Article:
You can build the bed to any desired height up to 36″. The most common height is 11″, which is the height of two stacked 2″ x 6″ boards. If you have good soil beneath the bed, the roots will go down deeper as needed to access more soil and nutrients, so you can even have beds that are only 6″ high. If you want a taller bed, remember that as you go taller, the weight of the added soil will add pressure to the sides, and will bow them outward. This is easily prevented by including cross-supports. We recommend using cross-supports in any beds which are taller than 18″, or longer than 6′.
It is also important to consider the soil depth requirements for the roots of the vegetables you want to plant. Depending on the soil conditions beneath your bed, you may want to build the sides of your bed higher for certail crops. For more information, read our article Soil Depth Requirements for Popular Vegetables.
How wide and long should the bed be?
We recommend bed width to be no wider that 4′ across. This is because it is easy to reach the center of the bed from either side, and for people with long arms, to reach across the bed. It’s important to keep the width this narrow to avoid having to step on the bed since this would compress the soil. The bed can be any length as long as cross supports are installed every 4′ – 6′ along the length of the bed to prevent bowing. We think longer beds are best, if you have the garden space.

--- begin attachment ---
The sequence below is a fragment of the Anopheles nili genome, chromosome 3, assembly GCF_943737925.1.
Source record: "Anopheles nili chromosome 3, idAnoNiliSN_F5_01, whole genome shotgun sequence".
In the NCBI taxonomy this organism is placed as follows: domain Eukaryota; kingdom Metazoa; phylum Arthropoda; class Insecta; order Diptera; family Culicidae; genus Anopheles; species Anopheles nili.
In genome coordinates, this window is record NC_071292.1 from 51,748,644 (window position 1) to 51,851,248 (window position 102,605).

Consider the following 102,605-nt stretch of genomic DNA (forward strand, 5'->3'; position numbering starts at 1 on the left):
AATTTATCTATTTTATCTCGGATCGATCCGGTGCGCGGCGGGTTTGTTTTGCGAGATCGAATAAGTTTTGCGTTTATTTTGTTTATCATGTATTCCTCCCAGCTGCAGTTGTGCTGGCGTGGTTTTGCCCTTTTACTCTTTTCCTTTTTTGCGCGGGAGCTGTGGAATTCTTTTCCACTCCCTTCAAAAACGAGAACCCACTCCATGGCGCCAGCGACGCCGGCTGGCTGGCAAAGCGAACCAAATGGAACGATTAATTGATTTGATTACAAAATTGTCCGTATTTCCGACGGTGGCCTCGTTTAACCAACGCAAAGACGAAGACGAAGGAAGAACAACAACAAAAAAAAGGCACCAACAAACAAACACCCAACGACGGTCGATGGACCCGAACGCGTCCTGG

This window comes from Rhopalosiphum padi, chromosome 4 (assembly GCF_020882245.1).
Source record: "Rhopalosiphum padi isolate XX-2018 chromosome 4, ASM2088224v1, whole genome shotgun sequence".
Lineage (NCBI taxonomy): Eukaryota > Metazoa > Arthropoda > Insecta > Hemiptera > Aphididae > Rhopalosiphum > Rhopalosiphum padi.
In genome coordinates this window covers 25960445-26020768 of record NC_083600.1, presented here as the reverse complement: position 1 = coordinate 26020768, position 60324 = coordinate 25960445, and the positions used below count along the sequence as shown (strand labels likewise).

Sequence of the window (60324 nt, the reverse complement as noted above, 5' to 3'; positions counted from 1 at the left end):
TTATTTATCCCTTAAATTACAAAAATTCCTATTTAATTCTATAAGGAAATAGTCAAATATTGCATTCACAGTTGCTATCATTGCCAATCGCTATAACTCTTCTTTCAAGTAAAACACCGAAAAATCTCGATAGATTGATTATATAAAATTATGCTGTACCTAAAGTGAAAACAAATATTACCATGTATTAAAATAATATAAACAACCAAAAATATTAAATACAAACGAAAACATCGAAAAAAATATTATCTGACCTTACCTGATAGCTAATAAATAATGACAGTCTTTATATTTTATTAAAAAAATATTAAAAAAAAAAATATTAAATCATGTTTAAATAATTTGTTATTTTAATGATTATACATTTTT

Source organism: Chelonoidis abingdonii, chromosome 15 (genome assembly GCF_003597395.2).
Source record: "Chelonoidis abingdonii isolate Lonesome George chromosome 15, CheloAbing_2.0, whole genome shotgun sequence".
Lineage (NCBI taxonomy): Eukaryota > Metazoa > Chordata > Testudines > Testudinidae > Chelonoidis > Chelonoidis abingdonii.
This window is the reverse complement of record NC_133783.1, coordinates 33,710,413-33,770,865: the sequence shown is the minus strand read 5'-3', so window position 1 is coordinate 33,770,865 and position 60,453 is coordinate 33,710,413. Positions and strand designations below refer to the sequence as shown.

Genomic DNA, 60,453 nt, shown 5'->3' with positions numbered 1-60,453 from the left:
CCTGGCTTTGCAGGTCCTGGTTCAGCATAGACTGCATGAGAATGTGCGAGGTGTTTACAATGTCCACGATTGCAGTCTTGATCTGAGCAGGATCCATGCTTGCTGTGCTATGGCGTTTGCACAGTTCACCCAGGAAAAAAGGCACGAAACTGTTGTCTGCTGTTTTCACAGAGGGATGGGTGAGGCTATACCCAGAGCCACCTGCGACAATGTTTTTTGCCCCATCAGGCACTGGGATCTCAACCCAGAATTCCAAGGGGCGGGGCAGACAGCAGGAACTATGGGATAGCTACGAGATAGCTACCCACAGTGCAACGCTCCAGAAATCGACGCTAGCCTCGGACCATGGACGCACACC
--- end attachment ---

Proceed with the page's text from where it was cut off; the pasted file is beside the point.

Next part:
We have built many raised beds over the years, and our construction process has evolved. The method described here is, in our opinion, the simplest method of building a raised garden bed, and it requires no special tools or expertise. Using this method, you can build your bed to any desired length, width and height.
Tools & Materials:
Use cedar “2 x” boards for the sides. These are commonly 2″ x 6″, but you can use 2″ x 4″ or 2″ x 8″ boards if this is what you have available. (2″ boards bought at a lumber yard are actually 1.5″ thick..) For the corner posts, use 4″ x 4″s, cut to 10″ longer than the desired height of the bed. If your bed is going to be longer than 8′, you’ll need extra posts to put in mid-span to prevent bowing and to provide a place to secure the cross-supports.
In the photos below, we used 2″ x 4″ boards for the posts instead of 4″ x 4″s. This is because the wood we had was full dimension, i.e., the 2″ thickness was a full 2″. If you get your wood from a mill, they can cut it full dimension for you.
Use 3.5″ #10 coated deck screws for the project. You’ll need six screws for each corner and two for each mid-span post. If you are using cross-supports, get a few 1″ stainless screws.